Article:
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What Does the Government Get For Its Investment in Basic Research?Joint Policy Board for MathematicsTestimony on FY 1997 Appropriations for the Department of Defense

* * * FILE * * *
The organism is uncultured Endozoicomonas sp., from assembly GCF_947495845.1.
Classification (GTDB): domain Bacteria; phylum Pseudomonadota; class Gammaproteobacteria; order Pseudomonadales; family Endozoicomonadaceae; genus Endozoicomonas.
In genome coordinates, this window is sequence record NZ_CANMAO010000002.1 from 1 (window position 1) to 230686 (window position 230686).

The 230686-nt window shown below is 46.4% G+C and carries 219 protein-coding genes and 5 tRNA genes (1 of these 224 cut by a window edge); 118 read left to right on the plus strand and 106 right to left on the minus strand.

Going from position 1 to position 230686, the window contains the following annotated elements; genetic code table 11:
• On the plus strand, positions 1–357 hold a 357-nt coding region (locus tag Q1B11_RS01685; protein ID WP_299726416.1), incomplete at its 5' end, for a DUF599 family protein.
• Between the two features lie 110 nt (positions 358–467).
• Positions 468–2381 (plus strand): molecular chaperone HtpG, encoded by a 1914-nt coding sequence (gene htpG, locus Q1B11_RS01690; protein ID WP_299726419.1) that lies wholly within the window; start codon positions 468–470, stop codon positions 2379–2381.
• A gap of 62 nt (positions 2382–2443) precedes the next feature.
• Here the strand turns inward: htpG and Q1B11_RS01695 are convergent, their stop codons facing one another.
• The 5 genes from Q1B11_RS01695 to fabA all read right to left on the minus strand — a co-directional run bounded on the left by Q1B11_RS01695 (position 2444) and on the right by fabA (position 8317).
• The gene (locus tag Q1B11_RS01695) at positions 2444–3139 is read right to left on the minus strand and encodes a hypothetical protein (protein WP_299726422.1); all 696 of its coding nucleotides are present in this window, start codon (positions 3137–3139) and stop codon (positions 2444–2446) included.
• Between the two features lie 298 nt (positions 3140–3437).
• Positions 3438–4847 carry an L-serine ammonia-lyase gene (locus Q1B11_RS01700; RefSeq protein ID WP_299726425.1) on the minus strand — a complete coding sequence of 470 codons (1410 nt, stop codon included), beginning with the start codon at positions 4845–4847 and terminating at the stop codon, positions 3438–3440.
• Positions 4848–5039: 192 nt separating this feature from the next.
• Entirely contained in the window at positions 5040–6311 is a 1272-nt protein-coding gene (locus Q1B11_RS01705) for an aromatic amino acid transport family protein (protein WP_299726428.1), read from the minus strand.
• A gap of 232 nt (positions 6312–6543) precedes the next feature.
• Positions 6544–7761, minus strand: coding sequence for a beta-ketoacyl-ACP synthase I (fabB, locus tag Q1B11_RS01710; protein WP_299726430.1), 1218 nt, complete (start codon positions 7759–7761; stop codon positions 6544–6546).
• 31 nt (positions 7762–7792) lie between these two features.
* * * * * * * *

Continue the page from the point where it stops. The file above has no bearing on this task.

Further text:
This testimony was delivered by Prof. Robert Plemmons on 1 May 96 before the House Appropriations subcommittee on National Security and on 18 June 96 before the Senate Appropriations subcommittee on Defense. For more information on JPBM's policy and government affairs activities, please contact Lisa Thompson, JPBM Congressional Liaison. For more information on the work described by Prof. Plemmons, visit his home page. A summary of this testimony is to be found in the June 1996 SIAM NEWS, p.2. Good afternoon, Mr. Chairman and Members of the Subcommittee. I am Robert Plemmons, Z. Smith Reynolds Professor of Mathematics and Computer Science at Wake Forest University. I appreciate this opportunity to comment on FY 1997 appropriations for the Department of Defense. I speak on behalf of the Joint Policy Board for Mathematics, which represents three associations of mathematical scientists whose concerns encompass fundamental and interdisciplinary research; the applications of the mathematical sciences in science, engineering, and industry; and mathematics education at all levels. Today I would like to address DOD's investment in basic research in support of the defense mission, an activity funded out of the 6.1 R&D account. Mr. Chairman, JPBM urges Congress to continue recognizing DOD's investment in basic research, including research conducted at universities, as an integral and foundational component of R&D efforts undertaken to meet the Nation's defense needs. We ask that you provide full funding for this investment, approximately $1.16 billion, including about $820 million for Defense Research Sciences, in FY 1997. Since World War II, the United States has relied on the superiority of its military technologies to achieve its national security objectives. Basic research is essential to the process of developing new technologies, improving existing ones, employing them as effectively as possible, and therefore maintaining superiority over the long term. By engaging the Nation's research universities in this process, DOD has access to firstrate researchers and the latest discoveries in pursuit of its R&D objectives. The origins of many key defense technologies can be traced to DOD support for basic research conducted at U.S. academic institutions. The defense agencies that sponsor basic researchoethe Army Research Office, the Office of Naval Research, the Air Force Office of Scientific Research, and the Defense Advanced Research Projects Agencyoehave an excellent track record for making decisions about which areas are vital to DOD's technology goals and which researchers are best able to mine the scientific opportunities for contributions to national security. Rigorous internal decisionmaking processes guide these investments to ensure both scientific excellence and consistency with DOD's strategic priorities. They take full advantage of the robust U.S. research system, supporting work at a mix of universities, governmental laboratories, and sometimes in cooperation with industry. These thoughtfully planned investments need stable yeartoyear funding to avoid curtailing the scope of promising research that DOD has identified as relevant to its mission. Let me demonstrate the importance of basic research to DOD's mission with some examples from my own field, the mathematical sciences. DOD's support for research in the mathematical sciences is most often motivated by the need to enhance the effectiveness, efficiency, and reliability of US defense hardware and capabilities, for example, communications systems, cryptographic capabilities, and smart weapons technology. The field also underpins many critical and emerging technologies that are crucial to national security, like materials, robotics, and information technologies. In many of the mathematical areas relevant to defense, university researchers are in an excellent position to make very productive advances. DODsupported mathematical researchers often work very closely with their counterparts in DOD laboratories. I would also like to stress that universitybased defense research makes an important contribution to mathematics, science, and engineering education, ensuring that we have a cadre of graduates who are acquainted with defenserelated research. I have been working with DOD support since 1973. In recent years my work has centered around the improvement of groundbased, airtoair, and airtoground imaging systems through the development of adaptive optics and image postprocessing techniques. The problem is that atmospheric turbulence and other optical aberrations impose serious limitations on the quality of data captured by optical imaging systems, whether it's satellites taking pictures of the earth or groundbased telescopes taking pictures of the sky. Adaptive optics techniques involve measuring the atmospheric distortions and making realtime adjustments in how the images are captured, resulting in data that is of significantly higher resolution than it otherwise would be. For instance, telescopes can be built with deformable mirrors that change their shape depending on the level and nature of the atmospheric effects they need to overcome. Similar measurements and adjustments are used by imaging hardware on observational satellites. The accuracy of these images can be restored further, subsequent to their capture, by employing even more sophisticated computations. The resulting improvement in image clarity is easily demonstrated in "before" and "after" photographs. Each stage of this "deblurring" processoemeasuring the distortion, adjusting the equipment, and restoring the imagesoerelies on rigorous mathematical and computational techniques to determine what compensations are needed to generate images of the best possible clarity. These techniques are being continually refined through frontier mathematical research, including my own, supported by the Air Force Office of Scientific Research. Another area in which mathematical research is leading to very useful results is the handling and analysis of large volumes of data, something defense personnel and technology are faced with every day. For instance, let's again focus on observational satellites taking pictures of the Earth's surface. Those images have to be conveyed somehow back down to Earth before we can use them. The images are compressed into digital form and a digital signal is beamed to a receiver. It is imperative that the data be compressed in a way that allows the receiver to decompress it into usable form that accurately reflects the original data. In the mid1980s mathematical scientists invented a mathematical method to represent and convey signal and image data in a very efficient way. It enables compressed data to be retrieved and used as needed, very quickly, at different scales of resolution, and with little loss of accuracy, so that the most precise data can be used in realtime situations. DOD scientific personnel recognized early that this was a breakthrough that would lead to significant improvements in defense operations. The Air Force and DARPA continue to support research into these mathematical techniques, which go by the name of "wavelets", and DOD is putting them to work in a variety of ways. For instance, it appears that one day the techniques can be used for automatic detection and recognition of targets, which is simply not possible with older methods. That is, the analysis of data while it is still compressed can be automated, so that when, say, a satellite finds something that might be of interest to DOD, the appropriate personnel can be instantly alerted to its existence. Presently, separate and cumbersome processes must be used to analyze collected data after it is decompressed. Incidentally, it turns out that the FBI found wavelets to be the ideal method for compressing fingerprint images, because the fine details of the images are preserved so well. Here is another instance in which powerful mathematical techniques, used in combination with advanced computers, are providing dramatic solutions to key national security problems. DOD needs to be able to predict the scattering of radar signals from aircraft so their vulnerability to detection can be analyzed and so that new aircraft with low radar visibility can be designed. The programs currently used to make the predictions take a long time to run, so they are only practical when applied to small components of an aircraft, rather than to the entire aircraft. Mathematical researchers are working to develop computational codes that can predict the radarscattering patterns of large objects more efficiently. The new, faster techniques will make it possible to compute patterns across major components or entire aircraft in an acceptable period of time. For example, as the size of the object to be analyzed increases by a factor of 10, the computing time using existing methods increases by a factor of 1000, while the newer algorithms would run in just one percent of that time. I hope these examples demonstrate how research in the mathematical sciences leads to time and moneysaving technologies for use in critical defense systems. DOD's ongoing pursuit of new developments in basic science will no doubt continue to yield these kinds of results. So let me again urge you to continue your support for DOD's investment in basic research and for the contributions of universitybased researchers. Thank you for this opportunity to express our views for the record regarding FY 1997 appropriations. I would be pleased to answer any questions you might have.